If this is how right-wingers think, maybe we should go for it. Maybe we should start churches of secular humanism and assert our rights under the new post-Hobby Lobby order. We struggle to advance the cause of climate science, or evolution, or reproductive rights by appealing to reason -- maybe we'd do better if we could whine that our enemies are guilty of religious bigotry. How much worse could it get?


Unknown said...

How about the church of reality?


Philo Vaihinger said...

Sounds like a newly minted constitutional fiction, a "religious exemption to federal law," positively required, no doubt, by the free exercise clause (of course it is) of the First Amendment.

Add it to the great heaping pile of constitutional fictions invented by unaccountable, life tenured, politically bigoted lawyers with the last word.

Just another episode in that heart-warming drama, "Democracy in America."

Philo Vaihinger said...

As to creationism in the public schools, well, Mencken was actually right.

The First Amendment does not apply to the states and Tennessee was perfectly free not only to ban Darwinism but even require Protestant creationism, if Tennessee so wished, in their schools.

The notion that it does apply to the states is yet another lie erected into dogma by a succession of Supremes, over the decades.

And academic freedom is a nonsense of no application to high school teachers.

Do you pay taxes in Tennessee?

A question meant rhetorically and figuratively.

Victor said...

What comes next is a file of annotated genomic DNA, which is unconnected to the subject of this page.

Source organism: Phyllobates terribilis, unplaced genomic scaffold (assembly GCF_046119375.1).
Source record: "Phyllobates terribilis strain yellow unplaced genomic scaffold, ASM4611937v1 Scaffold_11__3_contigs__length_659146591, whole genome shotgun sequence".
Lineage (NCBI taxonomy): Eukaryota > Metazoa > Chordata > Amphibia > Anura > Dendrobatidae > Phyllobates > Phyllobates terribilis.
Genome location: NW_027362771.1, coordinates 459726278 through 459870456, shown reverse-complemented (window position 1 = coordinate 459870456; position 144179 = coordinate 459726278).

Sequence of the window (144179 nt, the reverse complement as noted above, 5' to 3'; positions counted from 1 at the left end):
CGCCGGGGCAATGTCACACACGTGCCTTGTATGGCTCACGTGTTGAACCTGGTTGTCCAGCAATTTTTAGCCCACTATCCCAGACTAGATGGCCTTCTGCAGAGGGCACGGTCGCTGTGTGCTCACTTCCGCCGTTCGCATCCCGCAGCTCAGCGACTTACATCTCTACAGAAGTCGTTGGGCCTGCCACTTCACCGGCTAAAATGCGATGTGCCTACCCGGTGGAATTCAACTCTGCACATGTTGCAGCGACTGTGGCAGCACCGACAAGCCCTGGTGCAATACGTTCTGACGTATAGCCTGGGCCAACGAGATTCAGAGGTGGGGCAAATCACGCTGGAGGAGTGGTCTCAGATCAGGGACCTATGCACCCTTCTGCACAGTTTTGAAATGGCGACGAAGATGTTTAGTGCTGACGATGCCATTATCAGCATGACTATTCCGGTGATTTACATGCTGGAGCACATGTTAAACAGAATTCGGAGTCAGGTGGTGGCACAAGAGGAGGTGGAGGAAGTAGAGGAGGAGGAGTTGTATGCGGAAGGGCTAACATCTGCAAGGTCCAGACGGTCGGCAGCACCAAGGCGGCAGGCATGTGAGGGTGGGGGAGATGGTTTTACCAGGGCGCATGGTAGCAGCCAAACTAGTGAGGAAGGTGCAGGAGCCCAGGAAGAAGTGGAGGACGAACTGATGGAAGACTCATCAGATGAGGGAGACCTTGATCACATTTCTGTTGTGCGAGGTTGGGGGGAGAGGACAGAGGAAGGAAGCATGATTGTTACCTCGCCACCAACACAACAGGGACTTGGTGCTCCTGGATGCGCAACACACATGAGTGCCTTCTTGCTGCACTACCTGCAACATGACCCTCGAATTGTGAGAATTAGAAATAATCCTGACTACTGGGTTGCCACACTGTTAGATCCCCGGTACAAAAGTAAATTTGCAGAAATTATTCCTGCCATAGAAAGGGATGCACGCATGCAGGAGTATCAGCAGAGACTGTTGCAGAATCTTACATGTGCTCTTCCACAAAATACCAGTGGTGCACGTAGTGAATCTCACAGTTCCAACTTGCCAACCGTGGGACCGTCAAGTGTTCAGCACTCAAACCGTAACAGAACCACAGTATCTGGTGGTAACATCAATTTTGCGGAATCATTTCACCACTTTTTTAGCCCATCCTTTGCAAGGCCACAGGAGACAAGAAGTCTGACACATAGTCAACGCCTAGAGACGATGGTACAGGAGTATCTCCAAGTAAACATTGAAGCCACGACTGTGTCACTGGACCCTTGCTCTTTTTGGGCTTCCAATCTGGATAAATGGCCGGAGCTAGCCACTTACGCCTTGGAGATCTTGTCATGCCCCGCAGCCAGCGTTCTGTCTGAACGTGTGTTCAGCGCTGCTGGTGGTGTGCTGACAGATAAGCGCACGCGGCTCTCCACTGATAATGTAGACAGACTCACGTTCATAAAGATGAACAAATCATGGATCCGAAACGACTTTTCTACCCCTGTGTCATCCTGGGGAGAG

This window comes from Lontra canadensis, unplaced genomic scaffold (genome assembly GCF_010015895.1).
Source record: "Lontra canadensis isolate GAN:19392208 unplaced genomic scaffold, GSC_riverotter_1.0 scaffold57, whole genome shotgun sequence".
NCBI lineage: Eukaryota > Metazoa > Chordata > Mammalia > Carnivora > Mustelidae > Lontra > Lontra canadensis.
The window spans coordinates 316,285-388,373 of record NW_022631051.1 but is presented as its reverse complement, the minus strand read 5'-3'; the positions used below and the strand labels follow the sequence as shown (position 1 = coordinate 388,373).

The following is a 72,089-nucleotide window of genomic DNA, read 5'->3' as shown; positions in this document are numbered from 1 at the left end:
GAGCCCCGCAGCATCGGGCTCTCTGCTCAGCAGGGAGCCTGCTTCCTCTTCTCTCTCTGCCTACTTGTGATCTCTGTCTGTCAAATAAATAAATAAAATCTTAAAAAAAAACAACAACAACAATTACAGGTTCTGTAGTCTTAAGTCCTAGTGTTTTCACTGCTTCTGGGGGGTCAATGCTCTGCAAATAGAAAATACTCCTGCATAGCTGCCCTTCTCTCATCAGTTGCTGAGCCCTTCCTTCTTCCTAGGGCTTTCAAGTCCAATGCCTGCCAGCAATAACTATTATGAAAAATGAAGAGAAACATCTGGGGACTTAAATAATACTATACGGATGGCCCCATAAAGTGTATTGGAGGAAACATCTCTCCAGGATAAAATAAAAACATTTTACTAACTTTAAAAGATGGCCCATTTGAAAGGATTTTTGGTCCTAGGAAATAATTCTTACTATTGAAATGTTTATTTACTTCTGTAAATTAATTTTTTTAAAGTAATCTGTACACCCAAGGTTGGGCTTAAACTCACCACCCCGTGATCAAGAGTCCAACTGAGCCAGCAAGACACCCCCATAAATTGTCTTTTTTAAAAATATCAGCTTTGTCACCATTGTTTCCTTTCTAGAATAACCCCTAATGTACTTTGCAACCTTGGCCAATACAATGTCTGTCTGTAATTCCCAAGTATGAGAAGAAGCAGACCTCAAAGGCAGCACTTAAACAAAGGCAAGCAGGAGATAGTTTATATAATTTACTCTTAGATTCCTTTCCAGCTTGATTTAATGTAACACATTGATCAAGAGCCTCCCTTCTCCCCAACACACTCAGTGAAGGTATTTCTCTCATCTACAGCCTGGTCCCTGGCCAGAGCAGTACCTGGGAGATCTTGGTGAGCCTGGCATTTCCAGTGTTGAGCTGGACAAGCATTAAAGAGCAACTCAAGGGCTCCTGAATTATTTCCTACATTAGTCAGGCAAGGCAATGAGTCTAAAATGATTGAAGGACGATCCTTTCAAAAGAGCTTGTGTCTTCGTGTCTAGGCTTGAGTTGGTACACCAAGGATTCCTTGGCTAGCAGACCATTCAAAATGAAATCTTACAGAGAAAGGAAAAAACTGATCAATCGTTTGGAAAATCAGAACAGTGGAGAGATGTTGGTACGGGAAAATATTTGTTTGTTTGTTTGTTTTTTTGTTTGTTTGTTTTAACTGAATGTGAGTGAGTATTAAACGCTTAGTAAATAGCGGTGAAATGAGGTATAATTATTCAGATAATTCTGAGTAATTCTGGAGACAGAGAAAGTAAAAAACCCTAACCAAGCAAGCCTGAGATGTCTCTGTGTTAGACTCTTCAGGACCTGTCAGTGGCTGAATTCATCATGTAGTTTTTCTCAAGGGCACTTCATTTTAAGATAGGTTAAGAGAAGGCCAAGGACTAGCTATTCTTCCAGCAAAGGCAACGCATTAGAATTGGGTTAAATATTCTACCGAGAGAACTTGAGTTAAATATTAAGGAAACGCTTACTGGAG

It's worth a try!

FSM knows, "reason" ain't workin'!!!

If I remember correctly, Martin Luther, and his original followers, were "Protestants" because they "protested" the corruption of the Catholic Church, and said that, basically, every person was his/her own church.

We could all ourselves, "The Real Protestants," because we protest the idea of church, and our belief and "church" is based on the idea that everyone can believe, or not believe, in whatever we want to.

Victor said...

Also, too - it appears that the SCOTUS is going to be willing to let the Federal Government courts, INCLUDING itself, to decide what companies have legitimate religious beliefs, and beefs, with certain medical procedures.

Isn't THAT the very definition of Government intruding INTO religion, that the 1st Amendment says should NOT happen?

If not, please explain why, to me?

Anonymous said...

Secular Humanism was also declared a religion by a federal judge named Brevard Hand, in a a decision (later overturned) that upheld the teaching of creationism, with the idea that biblical fundamentalism and science were merely two different religions, and the government shouldn't be taking a position on which religion's teachings were right.

Think of all the good stuff that would be tax-deductible.

Anonymous said...

"..Tennessee was perfectly free not only to ban Darwinism.."

If there was, in fact, a religion known as Darwinism, your statement would make sense. Since there is not, I assume you mean that Tennessee was perfectly free to ban the teaching of science in schools. I'm not sure how that falls under the First Amendment, but I'm sure you can explain it to me.

Anonymous said...

Sorry, Philo; my bad - you specifically state that the First Amendment does not apply to the states. That's a relief! When Maryland decides to ban the teaching of anything related to the Protestant religion (out of deference to our foundation as a Catholic State) I will be comforted by your assurance that it is perfectly legal.